Opinion: Gentrification could happen here
Gentrification describes the shift a community goes through when it encounters economic revitalization, when those who cannot afford to live there are priced out by new developments or businesses and eventually relocate to more affordable — and often less providing — communities.
City growth may ebb and flow, but for both middle and lower classes, gentrification can determine your livelihood, your relationships with your neighbors or your ability to provide for your family. Tacoma is no stranger to this phenomenon. Our example at home is the Hilltop neighborhood. Hilltop was once a thriving part of midtown life in Tacoma’s early history, but the migration of major businesses away from Tacoma — as well as the development of the Tacoma Mall — during the mid-20th century resulted in an economic downturn. Furthermore, gang activity, drugs and a rash of other criminal activities during the 1980s through the late 1990s gave the community a sour reputation.
However, Hilltop has recovered from its dilapidation through persistently successful local businesses and a community that cares about the wellbeing of its neighbors. Hilltop is a spotlight case of a community that went from bad to better that would make any other city envious. Despite these improving developments, many question if the neighborhood is a ticking time-bomb of gentrification — made anew by pressuring the existing community out of their homes and creating an entirely new one.
Construction over the next few years plans to extend the Tacoma Link — a light rail system — through the heart of Hilltop along MLK Jr. Way, rousing the interest of investors. This lengthening of the Link system plans to connect Tacoma’s workforce and student body in a more accessible and environmentally friendly manner. Alongside this expansion, new developments such as a new $40 million development in Hilltop and a new development — known as The Tacoma Town Center — will be based along Fawcett Street. These and other developments will bring new living and retail spaces to Tacoma — however, their impact on the currently existing community has yet to be determined.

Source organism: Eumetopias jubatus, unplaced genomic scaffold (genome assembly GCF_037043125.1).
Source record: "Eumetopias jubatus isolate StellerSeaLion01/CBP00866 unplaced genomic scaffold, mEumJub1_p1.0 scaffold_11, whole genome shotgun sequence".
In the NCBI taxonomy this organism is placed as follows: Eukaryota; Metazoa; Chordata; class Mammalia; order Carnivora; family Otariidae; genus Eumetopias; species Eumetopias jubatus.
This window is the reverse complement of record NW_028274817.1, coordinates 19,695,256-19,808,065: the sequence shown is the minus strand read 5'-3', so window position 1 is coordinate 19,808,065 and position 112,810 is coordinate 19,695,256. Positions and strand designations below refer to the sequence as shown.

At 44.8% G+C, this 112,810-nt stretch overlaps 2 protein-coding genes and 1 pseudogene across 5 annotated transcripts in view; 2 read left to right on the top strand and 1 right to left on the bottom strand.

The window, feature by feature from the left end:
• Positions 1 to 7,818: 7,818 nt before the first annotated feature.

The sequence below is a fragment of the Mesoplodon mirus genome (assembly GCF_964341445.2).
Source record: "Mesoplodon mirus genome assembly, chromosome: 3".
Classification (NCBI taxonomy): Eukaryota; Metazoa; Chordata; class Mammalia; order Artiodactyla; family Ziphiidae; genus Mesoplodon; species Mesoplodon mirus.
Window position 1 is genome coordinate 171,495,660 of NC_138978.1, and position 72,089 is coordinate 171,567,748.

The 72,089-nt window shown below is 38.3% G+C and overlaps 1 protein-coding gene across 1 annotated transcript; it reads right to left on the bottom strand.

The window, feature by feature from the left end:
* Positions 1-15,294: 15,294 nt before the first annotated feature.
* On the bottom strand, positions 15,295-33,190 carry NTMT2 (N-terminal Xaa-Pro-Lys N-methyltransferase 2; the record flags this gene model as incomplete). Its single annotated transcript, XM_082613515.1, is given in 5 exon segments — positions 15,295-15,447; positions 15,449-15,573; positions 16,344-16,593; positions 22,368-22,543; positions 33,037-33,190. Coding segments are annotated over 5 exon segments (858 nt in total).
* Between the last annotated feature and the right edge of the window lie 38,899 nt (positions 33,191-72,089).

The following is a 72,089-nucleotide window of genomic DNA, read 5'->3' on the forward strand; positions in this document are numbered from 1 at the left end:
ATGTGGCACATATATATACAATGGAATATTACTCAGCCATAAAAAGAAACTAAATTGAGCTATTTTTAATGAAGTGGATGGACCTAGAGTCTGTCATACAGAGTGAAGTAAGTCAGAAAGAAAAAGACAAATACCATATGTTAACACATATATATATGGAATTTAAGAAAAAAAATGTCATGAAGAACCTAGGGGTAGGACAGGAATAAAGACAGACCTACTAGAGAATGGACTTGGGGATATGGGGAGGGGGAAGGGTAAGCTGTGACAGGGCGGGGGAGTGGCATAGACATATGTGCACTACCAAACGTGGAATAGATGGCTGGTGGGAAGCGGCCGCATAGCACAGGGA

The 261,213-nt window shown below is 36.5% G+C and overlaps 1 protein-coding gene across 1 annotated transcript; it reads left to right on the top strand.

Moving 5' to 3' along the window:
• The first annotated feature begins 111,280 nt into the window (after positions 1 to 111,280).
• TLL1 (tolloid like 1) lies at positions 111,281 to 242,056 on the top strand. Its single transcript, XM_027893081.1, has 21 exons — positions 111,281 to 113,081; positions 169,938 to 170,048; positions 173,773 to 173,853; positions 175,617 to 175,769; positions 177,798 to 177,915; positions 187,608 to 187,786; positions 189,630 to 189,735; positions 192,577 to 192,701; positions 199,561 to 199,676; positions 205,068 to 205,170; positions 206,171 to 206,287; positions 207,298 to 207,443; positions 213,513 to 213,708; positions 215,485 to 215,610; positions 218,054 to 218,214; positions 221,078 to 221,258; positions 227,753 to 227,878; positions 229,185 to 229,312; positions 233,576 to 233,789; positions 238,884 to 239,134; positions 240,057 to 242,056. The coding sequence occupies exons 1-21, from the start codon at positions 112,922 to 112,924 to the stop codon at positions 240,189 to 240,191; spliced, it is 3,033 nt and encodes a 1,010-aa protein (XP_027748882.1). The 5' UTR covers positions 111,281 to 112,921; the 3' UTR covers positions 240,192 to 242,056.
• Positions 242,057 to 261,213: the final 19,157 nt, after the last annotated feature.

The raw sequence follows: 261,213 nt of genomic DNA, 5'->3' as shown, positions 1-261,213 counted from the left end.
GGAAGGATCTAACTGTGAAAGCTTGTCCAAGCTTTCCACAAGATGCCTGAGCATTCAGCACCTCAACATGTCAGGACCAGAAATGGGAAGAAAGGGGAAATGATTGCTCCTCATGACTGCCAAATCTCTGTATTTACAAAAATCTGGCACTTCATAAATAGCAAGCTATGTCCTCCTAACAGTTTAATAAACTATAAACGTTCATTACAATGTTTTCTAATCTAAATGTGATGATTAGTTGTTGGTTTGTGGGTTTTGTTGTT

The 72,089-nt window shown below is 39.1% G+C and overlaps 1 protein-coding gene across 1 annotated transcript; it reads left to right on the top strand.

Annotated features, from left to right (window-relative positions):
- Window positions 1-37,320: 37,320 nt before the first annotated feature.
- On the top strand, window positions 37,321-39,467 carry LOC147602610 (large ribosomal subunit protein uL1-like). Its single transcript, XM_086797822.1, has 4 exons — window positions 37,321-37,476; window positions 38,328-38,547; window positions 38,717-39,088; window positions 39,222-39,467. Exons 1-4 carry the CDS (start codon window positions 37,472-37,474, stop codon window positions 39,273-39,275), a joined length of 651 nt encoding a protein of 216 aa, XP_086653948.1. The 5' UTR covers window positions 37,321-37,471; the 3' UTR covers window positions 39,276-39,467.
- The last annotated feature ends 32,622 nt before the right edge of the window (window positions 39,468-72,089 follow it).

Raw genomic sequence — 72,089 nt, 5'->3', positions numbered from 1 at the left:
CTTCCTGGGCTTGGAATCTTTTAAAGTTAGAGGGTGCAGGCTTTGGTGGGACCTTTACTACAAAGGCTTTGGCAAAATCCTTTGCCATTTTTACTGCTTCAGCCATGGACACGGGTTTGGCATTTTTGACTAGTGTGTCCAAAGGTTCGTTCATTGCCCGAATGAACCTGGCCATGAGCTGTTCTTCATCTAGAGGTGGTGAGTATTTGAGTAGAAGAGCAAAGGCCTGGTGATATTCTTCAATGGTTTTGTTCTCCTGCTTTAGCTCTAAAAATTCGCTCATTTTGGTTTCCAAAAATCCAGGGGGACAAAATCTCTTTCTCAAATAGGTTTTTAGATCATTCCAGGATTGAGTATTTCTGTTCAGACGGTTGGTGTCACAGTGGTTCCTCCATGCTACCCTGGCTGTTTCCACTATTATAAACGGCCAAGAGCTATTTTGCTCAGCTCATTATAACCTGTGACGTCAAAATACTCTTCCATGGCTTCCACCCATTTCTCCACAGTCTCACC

While the new Hilltop development will provide apartments with affordable rent — starting at $800 for a 1,000 square foot studio — other developments may not provide such affordable accommodations. This point has been brought up by Hilltop Action Coalition, an organization of citizens that acts as a mouthpiece for concerned citizens in the Hilltop community. Part of the organization serves to prevent gentrification by making sure that input from Hilltop citizens are heard and that a refreshed local economy continues to serve citizens that already live there. While there is still some suspicion, the new development aims to avoid blatant gentrification through affordable rent and providing new retail spaces for local businesses.
The question remains: Will Hilltop — and Tacoma at large — fall victim to gentrification, much in the way Seattle has? Not just Hilltop is at stake. Point Ruston is another development that promises new living areas and local businesses, but there remain lingering concerns about affordability and the practicality of the installation, as well as its impact on local life immediately outside of it. One thing remains certain: creeping waves of gentrification are starting to take hold in the Puget Sound — we should watch it closely and ensure that it doesn’t wash our existing communities away.
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